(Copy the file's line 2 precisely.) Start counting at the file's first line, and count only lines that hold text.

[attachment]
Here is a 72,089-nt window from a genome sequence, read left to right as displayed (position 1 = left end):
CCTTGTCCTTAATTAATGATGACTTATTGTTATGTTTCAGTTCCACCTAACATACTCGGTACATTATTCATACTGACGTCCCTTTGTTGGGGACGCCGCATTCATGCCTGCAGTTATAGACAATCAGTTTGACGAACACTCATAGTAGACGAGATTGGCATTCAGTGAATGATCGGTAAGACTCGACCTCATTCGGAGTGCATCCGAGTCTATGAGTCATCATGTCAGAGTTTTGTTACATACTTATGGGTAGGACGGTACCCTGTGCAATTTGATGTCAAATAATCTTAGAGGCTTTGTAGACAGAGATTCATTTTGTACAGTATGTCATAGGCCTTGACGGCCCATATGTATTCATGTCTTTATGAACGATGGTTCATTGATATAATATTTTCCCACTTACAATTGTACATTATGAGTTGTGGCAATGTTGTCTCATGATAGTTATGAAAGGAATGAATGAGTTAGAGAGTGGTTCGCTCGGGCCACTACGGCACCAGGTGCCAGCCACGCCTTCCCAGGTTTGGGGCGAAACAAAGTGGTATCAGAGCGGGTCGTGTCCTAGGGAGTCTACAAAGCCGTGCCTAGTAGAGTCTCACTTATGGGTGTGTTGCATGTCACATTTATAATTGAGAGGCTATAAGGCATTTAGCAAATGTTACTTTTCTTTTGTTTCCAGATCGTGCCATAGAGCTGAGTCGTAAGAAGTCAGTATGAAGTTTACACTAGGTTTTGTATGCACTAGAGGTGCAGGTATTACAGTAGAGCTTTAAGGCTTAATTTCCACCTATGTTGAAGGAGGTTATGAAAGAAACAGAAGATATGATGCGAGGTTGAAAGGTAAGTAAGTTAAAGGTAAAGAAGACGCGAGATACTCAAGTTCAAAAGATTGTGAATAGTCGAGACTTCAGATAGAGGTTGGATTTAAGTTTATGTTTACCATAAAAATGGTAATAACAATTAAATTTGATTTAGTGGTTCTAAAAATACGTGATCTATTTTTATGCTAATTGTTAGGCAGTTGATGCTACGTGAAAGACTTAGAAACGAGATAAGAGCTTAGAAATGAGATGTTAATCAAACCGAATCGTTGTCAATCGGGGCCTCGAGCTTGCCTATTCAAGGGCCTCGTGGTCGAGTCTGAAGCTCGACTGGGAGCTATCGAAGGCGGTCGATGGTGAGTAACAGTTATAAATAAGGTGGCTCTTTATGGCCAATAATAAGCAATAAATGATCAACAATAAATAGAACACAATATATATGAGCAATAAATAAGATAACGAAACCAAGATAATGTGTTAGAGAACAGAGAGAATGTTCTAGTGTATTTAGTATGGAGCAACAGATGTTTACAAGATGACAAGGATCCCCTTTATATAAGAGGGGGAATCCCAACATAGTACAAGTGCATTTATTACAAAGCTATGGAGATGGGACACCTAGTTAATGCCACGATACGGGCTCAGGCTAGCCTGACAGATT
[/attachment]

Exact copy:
CCTTGTCCTTAATTAATGATGACTTATTGTTATGTTTCAGTTCCACCTAACATACTCGGTACATTATTCATACTGACGTCCCTTTGTTGGGGACGCCGCATTCATGCCTGCAGTTATAGACAATCAGTTTGACGAACACTCATAGTAGACGAGATTGGCATTCAGTGAATGATCGGTAAGACTCGACCTCATTCGGAGTGCATCCGAGTCTATGAGTCATCATGTCAGAGTTTTGTTACATACTTATGGGTAGGACGGTACCCTGTGCAATTTGATGTCAAATAATCTTAGAGGCTTTGTAGACAGAGATTCATTTTGTACAGTATGTCATAGGCCTTGACGGCCCATATGTATTCATGTCTTTATGAACGATGGTTCATTGATATAATATTTTCCCACTTACAATTGTACATTATGAGTTGTGGCAATGTTGTCTCATGATAGTTATGAAAGGAATGAATGAGTTAGAGAGTGGTTCGCTCGGGCCACTACGGCACCAGGTGCCAGCCACGCCTTCCCAGGTTTGGGGCGAAACAAAGTGGTATCAGAGCGGGTCGTGTCCTAGGGAGTCTACAAAGCCGTGCCTAGTAGAGTCTCACTTATGGGTGTGTTGCATGTCACATTTATAATTGAGAGGCTATAAGGCATTTAGCAAATGTTACTTTTCTTTTGTTTCCAGATCGTGCCATAGAGCTGAGTCGTAAGAAGTCAGTATGAAGTTTACACTAGGTTTTGTATGCACTAGAGGTGCAGGTATTACAGTAGAGCTTTAAGGCTTAATTTCCACCTATGTTGAAGGAGGTTATGAAAGAAACAGAAGATATGATGCGAGGTTGAAAGGTAAGTAAGTTAAAGGTAAAGAAGACGCGAGATACTCAAGTTCAAAAGATTGTGAATAGTCGAGACTTCAGATAGAGGTTGGATTTAAGTTTATGTTTACCATAAAAATGGTAATAACAATTAAATTTGATTTAGTGGTTCTAAAAATACGTGATCTATTTTTATGCTAATTGTTAGGCAGTTGATGCTACGTGAAAGACTTAGAAACGAGATAAGAGCTTAGAAATGAGATGTTAATCAAACCGAATCGTTGTCAATCGGGGCCTCGAGCTTGCCTATTCAAGGGCCTCGTGGTCGAGTCTGAAGCTCGACTGGGAGCTATCGAAGGCGGTCGATGGTGAGTAACAGTTATAAATAAGGTGGCTCTTTATGGCCAATAATAAGCAATAAATGATCAACAATAAATAGAACACAATATATATGAGCAATAAATAAGATAACGAAACCAAGATAATGTGTTAGAGAACAGAGAGAATGTTCTAGTGTATTTAGTATGGAGCAACAGATGTTTACAAGATGACAAGGATCCCCTTTATATAAGAGGGGGAATCCCAACATAGTACAAGTGCATTTATTACAAAGCTATGGAGATGGGACACCTAGTTAATGCCACGATACGGGCTCAGGCTAGCCTGACAGATT